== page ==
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L. Pescador, 1995

 

 

 

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Techniques and meaning

 

The Asafo flags with their representations are one of the rare forms of the African Tribal Art which is based on figurative pictorial composition. In the making of the flags, in fact, techniques and methods from the art of painting are used. The significant elements in the flags, which are mirror "paintings" on the reverse face, are assumed by the role of the figures, the colors used and their association. All these elements are integrated into and interact with the environment for which these flags were created.

A typical Asafo flag is made with a rectangle of material measuring 80 to 120 centimeters by 100 to 200 centimeters. The top left or right hand corner is occupied by a representation of the British ‘Union Jack’ (photo 23) or the national flag of Ghana. The central field is used for applying symbolic and allegorical figures mirrored front and back created in fabric from cardboard templates, (photo 24 and 25). The flags are usually with a decorative linear border or geometric designs in diverse colors to which might also be applied a decorative fringe.

With respect to these characteristics, we find numerous variations including, for example: the omission of the border or the national flag, the representation of images using painting techniques, the central area created with various colors and different types of material and so on.

 

           

 

For the major part, the material used to make the flags is cotton but sometimes silk or felt is used. The materials employed were mainly imported from India, Japan, Great Britain and also from Italy. The choice of colors to use for the background was not casual as each company had its own special color.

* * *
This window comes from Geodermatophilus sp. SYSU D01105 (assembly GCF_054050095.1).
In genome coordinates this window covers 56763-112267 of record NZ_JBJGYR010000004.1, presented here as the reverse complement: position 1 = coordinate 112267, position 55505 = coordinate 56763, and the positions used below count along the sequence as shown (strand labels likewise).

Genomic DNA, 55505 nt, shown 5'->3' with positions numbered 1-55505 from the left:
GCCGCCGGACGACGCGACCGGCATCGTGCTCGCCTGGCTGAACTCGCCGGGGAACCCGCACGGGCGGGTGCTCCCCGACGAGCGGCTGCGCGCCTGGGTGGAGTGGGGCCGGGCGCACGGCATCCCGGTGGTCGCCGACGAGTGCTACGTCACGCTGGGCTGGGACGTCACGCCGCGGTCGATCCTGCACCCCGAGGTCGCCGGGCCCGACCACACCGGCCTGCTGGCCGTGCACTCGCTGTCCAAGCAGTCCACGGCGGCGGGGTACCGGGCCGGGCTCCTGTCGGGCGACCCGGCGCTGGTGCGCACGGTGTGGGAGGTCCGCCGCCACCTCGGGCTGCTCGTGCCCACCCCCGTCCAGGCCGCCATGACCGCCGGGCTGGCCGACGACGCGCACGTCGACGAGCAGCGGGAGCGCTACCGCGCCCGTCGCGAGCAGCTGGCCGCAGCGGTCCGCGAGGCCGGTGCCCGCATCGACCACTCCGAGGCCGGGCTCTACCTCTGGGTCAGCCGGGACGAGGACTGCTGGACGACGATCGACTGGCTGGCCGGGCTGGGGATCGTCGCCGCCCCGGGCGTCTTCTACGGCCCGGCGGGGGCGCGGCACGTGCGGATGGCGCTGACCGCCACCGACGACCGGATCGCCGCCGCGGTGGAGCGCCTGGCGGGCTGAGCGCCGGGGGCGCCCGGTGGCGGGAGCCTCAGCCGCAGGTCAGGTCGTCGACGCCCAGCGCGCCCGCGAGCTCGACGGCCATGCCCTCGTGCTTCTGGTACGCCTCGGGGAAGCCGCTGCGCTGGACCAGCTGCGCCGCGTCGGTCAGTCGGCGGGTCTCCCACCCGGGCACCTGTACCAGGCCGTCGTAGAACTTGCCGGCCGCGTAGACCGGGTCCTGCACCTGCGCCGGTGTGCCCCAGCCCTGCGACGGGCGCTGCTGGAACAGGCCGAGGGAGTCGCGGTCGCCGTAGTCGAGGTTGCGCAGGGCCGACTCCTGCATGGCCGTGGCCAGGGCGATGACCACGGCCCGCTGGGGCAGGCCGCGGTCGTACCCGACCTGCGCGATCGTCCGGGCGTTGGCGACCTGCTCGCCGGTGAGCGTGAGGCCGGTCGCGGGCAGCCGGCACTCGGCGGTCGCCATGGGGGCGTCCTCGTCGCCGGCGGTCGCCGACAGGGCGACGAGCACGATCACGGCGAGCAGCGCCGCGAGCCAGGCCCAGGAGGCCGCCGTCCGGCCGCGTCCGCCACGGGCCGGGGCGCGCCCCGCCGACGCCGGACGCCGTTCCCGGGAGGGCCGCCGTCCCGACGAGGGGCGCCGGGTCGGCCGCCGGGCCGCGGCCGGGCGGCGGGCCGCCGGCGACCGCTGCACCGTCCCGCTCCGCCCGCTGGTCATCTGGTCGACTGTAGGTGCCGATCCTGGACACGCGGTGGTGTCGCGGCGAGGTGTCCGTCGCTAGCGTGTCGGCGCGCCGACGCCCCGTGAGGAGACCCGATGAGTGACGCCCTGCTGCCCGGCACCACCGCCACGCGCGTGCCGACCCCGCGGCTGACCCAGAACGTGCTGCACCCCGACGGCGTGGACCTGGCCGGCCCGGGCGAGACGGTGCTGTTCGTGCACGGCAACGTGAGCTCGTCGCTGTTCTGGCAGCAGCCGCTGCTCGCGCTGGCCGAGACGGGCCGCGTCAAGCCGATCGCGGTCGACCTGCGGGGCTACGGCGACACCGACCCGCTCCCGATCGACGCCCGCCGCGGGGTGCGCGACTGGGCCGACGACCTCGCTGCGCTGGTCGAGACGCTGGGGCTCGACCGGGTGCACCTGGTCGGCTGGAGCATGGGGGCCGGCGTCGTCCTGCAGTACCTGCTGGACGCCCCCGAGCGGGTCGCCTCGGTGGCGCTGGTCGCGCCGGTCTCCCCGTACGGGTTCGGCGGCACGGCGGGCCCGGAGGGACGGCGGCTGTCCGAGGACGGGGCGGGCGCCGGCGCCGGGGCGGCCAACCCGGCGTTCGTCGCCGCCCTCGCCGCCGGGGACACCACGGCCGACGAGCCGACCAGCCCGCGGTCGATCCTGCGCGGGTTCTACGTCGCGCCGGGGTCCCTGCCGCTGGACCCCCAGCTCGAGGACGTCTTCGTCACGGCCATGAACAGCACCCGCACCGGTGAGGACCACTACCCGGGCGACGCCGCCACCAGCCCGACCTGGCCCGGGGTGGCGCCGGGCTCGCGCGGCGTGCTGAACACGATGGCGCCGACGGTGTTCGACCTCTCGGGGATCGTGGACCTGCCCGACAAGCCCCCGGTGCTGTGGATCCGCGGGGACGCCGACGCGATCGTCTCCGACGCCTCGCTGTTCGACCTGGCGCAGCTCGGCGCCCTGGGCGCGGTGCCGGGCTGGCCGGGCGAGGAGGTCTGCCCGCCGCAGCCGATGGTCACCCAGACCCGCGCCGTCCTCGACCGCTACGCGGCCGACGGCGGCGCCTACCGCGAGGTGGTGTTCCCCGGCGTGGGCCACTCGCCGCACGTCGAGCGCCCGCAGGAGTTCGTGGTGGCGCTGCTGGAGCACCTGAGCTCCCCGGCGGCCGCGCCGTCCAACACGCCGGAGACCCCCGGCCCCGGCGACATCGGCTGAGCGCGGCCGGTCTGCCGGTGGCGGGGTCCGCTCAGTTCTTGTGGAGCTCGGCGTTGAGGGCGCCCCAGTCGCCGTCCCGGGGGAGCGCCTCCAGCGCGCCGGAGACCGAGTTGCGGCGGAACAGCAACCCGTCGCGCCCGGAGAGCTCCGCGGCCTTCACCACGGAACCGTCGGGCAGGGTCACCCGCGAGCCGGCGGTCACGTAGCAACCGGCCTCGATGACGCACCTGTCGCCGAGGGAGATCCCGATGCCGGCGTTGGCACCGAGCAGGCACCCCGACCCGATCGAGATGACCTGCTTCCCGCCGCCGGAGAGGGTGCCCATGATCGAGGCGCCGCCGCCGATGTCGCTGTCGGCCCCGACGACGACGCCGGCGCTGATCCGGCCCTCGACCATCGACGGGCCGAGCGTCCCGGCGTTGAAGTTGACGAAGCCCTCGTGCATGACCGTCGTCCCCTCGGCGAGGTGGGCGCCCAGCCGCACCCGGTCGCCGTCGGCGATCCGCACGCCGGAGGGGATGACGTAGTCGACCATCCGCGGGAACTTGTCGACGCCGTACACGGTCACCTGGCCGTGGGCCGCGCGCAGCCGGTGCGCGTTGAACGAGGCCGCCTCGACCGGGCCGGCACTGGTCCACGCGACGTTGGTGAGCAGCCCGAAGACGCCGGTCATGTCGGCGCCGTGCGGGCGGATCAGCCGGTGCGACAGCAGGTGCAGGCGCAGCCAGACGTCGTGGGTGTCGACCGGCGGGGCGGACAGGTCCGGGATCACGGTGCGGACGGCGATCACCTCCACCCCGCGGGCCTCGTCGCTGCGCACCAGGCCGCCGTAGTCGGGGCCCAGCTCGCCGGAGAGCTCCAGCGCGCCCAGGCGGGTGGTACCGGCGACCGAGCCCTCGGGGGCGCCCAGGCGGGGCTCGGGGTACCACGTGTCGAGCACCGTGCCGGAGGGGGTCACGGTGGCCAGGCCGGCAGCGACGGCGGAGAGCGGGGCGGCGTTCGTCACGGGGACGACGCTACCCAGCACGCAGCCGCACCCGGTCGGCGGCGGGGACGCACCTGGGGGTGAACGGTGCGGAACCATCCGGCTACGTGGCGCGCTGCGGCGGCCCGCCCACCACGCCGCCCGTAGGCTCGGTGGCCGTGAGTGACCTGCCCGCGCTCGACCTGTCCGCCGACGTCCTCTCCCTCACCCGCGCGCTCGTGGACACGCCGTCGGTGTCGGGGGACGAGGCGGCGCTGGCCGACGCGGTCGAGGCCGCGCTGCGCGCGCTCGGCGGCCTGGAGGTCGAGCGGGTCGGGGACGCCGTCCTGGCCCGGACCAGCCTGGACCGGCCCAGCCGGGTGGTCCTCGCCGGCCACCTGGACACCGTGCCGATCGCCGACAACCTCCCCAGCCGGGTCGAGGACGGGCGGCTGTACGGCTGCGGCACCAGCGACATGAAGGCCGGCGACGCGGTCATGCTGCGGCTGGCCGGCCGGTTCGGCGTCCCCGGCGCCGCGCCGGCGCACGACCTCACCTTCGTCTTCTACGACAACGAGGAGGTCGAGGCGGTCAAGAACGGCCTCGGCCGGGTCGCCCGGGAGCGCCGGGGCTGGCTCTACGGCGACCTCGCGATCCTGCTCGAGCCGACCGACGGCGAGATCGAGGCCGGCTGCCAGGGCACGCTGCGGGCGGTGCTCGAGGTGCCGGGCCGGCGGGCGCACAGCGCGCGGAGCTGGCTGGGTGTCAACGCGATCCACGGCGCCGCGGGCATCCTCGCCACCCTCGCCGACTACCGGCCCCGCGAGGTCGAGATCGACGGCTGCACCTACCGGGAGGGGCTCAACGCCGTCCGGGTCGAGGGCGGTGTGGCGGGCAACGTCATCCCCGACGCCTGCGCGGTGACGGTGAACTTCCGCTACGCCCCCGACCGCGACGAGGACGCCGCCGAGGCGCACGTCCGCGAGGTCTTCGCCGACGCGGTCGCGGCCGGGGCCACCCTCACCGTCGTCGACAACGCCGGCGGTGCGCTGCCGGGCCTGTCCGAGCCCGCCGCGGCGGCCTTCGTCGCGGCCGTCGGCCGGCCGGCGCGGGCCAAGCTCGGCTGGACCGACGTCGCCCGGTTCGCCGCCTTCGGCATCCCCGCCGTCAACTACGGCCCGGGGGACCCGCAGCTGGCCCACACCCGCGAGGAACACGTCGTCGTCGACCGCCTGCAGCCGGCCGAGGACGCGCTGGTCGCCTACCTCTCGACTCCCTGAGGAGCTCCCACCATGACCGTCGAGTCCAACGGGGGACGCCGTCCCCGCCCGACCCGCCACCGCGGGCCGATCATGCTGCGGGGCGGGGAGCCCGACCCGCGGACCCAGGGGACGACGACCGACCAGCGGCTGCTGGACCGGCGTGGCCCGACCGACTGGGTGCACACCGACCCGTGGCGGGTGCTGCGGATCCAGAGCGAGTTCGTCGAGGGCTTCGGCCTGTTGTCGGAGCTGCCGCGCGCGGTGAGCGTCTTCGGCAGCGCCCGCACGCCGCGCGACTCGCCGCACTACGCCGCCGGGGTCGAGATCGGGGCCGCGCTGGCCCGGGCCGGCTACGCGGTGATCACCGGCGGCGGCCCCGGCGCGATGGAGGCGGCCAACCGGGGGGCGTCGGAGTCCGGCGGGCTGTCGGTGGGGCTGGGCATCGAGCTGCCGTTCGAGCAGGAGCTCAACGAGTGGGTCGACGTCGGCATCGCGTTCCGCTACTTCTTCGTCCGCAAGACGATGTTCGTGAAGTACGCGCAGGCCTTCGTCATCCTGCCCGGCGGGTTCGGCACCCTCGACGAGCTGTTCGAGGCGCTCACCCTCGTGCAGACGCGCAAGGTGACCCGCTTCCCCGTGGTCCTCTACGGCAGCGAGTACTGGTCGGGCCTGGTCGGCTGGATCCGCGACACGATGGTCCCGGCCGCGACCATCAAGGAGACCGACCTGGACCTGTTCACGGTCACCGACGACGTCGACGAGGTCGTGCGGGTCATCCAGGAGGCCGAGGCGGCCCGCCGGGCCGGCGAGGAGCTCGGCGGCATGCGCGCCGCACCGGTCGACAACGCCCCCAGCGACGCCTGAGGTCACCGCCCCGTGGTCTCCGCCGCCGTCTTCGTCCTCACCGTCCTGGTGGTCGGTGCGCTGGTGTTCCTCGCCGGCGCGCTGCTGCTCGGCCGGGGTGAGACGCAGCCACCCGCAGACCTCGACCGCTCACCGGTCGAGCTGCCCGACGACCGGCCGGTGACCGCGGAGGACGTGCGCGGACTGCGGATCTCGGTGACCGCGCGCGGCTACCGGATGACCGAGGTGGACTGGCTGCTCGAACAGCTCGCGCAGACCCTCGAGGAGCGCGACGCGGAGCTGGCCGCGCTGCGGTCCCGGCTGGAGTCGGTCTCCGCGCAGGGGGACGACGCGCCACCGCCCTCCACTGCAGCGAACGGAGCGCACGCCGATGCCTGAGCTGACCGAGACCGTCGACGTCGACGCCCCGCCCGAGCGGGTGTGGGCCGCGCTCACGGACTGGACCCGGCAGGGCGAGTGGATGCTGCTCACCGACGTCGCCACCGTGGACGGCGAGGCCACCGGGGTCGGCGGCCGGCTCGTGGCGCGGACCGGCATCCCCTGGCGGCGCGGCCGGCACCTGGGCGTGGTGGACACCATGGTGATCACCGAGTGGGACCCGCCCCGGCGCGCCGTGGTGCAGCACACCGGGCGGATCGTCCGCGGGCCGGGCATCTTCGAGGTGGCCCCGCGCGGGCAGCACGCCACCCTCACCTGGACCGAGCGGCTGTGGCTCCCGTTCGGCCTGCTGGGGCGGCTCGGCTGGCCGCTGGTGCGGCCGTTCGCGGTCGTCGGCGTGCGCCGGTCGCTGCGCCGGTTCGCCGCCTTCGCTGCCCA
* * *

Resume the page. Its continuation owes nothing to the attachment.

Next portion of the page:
The oldest flags were sewn by hand both when putting together the various parts and applying the anthropomorphic and zoomorphic elements of the mirror images which represent proverbs or traditional scenes. The chain stitching technique was functional in terms of embroidering the details of the allegorical figures.

 In the first decades of the 20th century, some artist began to use the sewing machine which, in the mean time, had arrived in Ghana and made its use into a personal artistic characteristic. In any case, apart from these isolated examples, the flags made up on the sewing machine have been made more recently.

After independence was achieved in 1957, the national flag of Ghana replaced the ‘Union Jack’ but flags continued to be produced with the Union Jack. This was probably in memory of past glories or to produce copies of old, worn out flags.

The Asafo flags are normally allegorical representations of proverbs, metaphors, maxims and traditions connected with the Akan culture which, were traditionally handed down orally. These proverbs play a fundamental role and are a structural part of the social reality of the Akan (photo 26).

Sometimes, the flags were made in remembrance of a relevant event which happened in a certain village and in this case there is no connection to a proverb. This highlights the fact that some flags when removed from their specific context cannot be interpreted unless one is in possession of the fundamental elements necessary for an accurate analysis of the events which took place.

 

 

 

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